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Exploring major hurricanes from space

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Jaclyn Whittal
Meteorologist

Friday, October 4, 2013, 5:11 PM -

Hurricanes are one of the most powerful weather events that occur on earth, which can also be just as awe-inspiring from space. 

The ISS can play such an integral role in monitoring hurricanes, but it can also be quite captivating to see. 

If we take a recent storm like Superstorm Sandy, we're talking about a diameter 1600 km wide -- right across to Wisconsin, and Ontario, with hurricane force winds.

Hurricane Wilma had a perfectly defined 'pinhole eye' which was seen only from space

Hurricane Wilma had a perfectly defined 'pinhole eye' which was seen only from space

Another storm that comes to mind is Hurricane Wilma -- which actually had the lowest recorded central pressure in the Atlantic Basin ever. It had a perfectly defined eye, called a pinhole eye. It is just tiny and you can see it perfectly from space.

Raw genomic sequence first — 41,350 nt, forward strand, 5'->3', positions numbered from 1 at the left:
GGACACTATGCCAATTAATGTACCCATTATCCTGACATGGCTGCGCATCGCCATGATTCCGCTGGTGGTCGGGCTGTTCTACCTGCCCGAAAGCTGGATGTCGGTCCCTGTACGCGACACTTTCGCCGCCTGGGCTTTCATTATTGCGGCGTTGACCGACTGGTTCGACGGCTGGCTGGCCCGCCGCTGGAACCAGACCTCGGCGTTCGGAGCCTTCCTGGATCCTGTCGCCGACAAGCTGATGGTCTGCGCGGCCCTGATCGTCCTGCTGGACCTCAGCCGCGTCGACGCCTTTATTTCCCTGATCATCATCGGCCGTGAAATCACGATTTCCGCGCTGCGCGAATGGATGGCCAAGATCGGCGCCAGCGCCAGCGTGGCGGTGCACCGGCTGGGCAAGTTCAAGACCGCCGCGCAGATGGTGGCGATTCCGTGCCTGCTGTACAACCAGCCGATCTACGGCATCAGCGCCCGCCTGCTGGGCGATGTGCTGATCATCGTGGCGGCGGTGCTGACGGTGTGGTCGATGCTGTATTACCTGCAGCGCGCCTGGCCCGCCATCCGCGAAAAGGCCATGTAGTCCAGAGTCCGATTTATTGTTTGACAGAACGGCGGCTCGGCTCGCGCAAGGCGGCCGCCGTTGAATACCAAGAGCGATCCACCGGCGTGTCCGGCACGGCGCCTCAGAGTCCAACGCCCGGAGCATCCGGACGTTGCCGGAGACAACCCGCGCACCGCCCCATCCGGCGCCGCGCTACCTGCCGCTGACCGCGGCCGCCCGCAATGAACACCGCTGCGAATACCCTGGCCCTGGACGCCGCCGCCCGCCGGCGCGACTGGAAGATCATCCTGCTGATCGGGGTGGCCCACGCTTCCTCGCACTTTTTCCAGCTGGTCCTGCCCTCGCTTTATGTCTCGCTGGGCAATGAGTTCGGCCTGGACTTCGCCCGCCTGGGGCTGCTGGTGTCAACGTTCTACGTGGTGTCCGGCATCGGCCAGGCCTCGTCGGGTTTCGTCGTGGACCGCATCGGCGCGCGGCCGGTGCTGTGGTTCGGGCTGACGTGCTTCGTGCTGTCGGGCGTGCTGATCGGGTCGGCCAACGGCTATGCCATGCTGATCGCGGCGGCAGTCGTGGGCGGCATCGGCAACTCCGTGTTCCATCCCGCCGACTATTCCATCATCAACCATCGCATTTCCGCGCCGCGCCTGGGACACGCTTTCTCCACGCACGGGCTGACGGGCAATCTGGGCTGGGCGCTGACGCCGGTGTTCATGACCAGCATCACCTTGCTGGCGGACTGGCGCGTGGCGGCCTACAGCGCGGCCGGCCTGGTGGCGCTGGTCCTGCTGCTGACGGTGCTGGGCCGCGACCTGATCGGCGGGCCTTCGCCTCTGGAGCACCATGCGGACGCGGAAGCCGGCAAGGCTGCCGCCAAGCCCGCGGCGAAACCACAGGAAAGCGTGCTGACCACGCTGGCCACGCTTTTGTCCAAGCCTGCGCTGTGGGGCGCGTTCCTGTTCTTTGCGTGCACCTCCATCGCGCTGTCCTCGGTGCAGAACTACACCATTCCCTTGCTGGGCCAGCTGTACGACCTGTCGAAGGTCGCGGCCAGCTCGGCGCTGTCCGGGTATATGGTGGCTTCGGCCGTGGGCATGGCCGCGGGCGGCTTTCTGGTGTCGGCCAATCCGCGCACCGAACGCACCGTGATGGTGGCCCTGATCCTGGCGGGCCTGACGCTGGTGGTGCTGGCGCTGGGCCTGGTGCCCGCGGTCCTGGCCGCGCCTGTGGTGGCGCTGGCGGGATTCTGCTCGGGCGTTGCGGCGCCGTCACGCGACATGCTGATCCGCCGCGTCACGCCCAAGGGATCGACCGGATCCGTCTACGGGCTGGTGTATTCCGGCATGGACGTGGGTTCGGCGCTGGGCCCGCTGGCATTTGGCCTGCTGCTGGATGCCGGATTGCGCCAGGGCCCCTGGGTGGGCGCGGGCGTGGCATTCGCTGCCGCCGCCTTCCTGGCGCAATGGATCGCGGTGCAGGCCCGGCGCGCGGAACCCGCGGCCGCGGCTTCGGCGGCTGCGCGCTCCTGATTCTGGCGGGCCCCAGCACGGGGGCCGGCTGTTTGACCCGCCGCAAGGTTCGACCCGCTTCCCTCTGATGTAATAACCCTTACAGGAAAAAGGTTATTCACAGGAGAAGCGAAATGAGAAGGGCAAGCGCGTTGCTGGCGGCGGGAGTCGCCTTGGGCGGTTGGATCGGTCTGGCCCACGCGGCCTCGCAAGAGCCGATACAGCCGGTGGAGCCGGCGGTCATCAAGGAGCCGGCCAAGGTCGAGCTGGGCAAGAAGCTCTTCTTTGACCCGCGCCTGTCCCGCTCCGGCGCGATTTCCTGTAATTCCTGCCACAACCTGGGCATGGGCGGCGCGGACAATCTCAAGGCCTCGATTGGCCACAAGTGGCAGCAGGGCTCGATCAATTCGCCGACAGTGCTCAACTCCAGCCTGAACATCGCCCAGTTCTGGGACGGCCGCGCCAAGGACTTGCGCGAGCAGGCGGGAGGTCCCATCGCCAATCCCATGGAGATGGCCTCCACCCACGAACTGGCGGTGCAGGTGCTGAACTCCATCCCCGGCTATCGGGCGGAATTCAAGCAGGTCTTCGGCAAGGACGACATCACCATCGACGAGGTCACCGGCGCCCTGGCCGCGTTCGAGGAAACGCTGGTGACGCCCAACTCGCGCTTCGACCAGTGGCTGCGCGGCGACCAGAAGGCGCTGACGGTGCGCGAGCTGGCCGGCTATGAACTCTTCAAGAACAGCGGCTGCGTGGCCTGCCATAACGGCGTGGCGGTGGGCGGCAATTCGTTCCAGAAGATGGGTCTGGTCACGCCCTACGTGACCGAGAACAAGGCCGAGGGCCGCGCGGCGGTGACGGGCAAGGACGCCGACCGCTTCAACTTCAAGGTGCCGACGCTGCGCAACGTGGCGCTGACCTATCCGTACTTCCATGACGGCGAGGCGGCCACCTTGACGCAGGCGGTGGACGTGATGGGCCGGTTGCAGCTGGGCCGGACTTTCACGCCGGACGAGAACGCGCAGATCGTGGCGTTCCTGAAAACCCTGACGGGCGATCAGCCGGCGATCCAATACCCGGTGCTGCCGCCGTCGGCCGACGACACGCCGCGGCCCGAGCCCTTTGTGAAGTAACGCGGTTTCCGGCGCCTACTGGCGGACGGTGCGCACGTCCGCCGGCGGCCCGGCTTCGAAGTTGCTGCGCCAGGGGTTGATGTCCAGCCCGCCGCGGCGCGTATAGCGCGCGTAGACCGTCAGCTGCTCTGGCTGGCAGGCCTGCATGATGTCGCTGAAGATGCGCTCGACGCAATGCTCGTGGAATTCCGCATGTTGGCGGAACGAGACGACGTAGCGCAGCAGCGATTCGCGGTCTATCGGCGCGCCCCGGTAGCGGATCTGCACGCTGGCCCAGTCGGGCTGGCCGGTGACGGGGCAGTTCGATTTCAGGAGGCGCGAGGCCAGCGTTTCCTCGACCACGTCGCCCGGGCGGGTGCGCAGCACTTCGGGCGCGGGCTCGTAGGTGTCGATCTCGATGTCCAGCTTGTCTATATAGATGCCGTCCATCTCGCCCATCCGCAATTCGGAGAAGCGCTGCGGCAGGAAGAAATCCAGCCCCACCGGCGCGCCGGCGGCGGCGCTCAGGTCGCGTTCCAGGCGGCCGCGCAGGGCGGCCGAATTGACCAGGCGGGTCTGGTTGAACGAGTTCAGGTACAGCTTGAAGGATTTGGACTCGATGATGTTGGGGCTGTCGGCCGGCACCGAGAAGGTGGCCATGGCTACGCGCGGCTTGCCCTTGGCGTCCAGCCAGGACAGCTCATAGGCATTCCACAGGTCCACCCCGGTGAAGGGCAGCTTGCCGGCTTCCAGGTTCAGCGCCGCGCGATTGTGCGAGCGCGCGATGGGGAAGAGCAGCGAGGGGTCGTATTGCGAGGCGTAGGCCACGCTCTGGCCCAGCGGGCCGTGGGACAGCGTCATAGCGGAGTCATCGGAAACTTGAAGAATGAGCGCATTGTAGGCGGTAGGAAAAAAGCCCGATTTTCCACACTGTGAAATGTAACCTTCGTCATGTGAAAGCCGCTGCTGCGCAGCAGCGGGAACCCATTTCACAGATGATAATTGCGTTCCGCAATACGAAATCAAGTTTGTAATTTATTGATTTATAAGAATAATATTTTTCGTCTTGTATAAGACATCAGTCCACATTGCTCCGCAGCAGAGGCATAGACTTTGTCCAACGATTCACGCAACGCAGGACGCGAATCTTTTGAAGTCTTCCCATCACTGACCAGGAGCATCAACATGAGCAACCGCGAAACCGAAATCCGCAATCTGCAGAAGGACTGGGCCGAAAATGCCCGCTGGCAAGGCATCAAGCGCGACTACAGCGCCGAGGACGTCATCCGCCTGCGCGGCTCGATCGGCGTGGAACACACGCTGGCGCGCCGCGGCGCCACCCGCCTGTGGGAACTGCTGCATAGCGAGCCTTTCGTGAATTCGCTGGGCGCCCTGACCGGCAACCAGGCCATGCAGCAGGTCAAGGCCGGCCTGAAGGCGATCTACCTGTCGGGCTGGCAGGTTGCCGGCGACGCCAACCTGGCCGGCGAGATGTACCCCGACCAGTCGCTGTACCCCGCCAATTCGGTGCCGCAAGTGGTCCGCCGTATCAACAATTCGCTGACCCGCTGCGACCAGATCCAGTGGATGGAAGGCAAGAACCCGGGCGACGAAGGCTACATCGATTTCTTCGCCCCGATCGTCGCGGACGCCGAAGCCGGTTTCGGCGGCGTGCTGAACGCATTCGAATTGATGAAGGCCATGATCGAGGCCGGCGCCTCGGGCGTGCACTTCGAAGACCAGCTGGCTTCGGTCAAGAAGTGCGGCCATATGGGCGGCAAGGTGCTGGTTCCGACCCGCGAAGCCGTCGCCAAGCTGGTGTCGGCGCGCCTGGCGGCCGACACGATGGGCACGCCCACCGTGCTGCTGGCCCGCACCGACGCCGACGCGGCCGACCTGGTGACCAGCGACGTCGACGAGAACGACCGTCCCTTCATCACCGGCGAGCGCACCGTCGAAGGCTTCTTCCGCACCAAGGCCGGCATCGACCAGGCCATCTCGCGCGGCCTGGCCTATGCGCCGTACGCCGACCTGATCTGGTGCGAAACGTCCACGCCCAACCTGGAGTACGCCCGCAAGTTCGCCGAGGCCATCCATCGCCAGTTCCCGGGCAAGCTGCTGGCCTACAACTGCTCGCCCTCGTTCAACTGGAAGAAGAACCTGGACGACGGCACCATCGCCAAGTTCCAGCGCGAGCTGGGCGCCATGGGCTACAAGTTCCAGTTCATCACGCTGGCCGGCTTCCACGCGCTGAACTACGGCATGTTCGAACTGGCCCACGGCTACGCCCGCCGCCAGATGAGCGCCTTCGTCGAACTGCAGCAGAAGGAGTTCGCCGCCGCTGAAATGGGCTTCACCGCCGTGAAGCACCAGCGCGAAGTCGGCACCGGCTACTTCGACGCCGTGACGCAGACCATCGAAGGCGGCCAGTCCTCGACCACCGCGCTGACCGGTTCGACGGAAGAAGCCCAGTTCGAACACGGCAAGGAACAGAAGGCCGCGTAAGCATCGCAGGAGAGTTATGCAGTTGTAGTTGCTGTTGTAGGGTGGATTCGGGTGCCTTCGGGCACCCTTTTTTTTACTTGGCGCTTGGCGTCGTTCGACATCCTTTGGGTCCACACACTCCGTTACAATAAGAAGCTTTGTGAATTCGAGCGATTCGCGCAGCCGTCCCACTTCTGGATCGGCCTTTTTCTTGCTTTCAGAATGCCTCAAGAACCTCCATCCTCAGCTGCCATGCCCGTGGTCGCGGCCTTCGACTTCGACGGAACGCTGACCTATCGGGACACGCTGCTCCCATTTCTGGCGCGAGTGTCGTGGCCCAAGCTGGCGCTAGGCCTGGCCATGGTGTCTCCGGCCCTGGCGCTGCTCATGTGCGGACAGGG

Another defying storm is hurricane Isabel about 10 years ago. This hurricane didn't quite have the pinhole eye like Wilma, but it had some interesting cloud characteristics and features such as a multiple vorticies forming within the eyewall itself, so you can see areas of spinning rotation, it's incredible to see from space. 

We're keeping a close eye on Tropical Storm Karen as it tracks toward the Gulf Coast this weekend. Be sure to check here for regular updates throughout the weekend.

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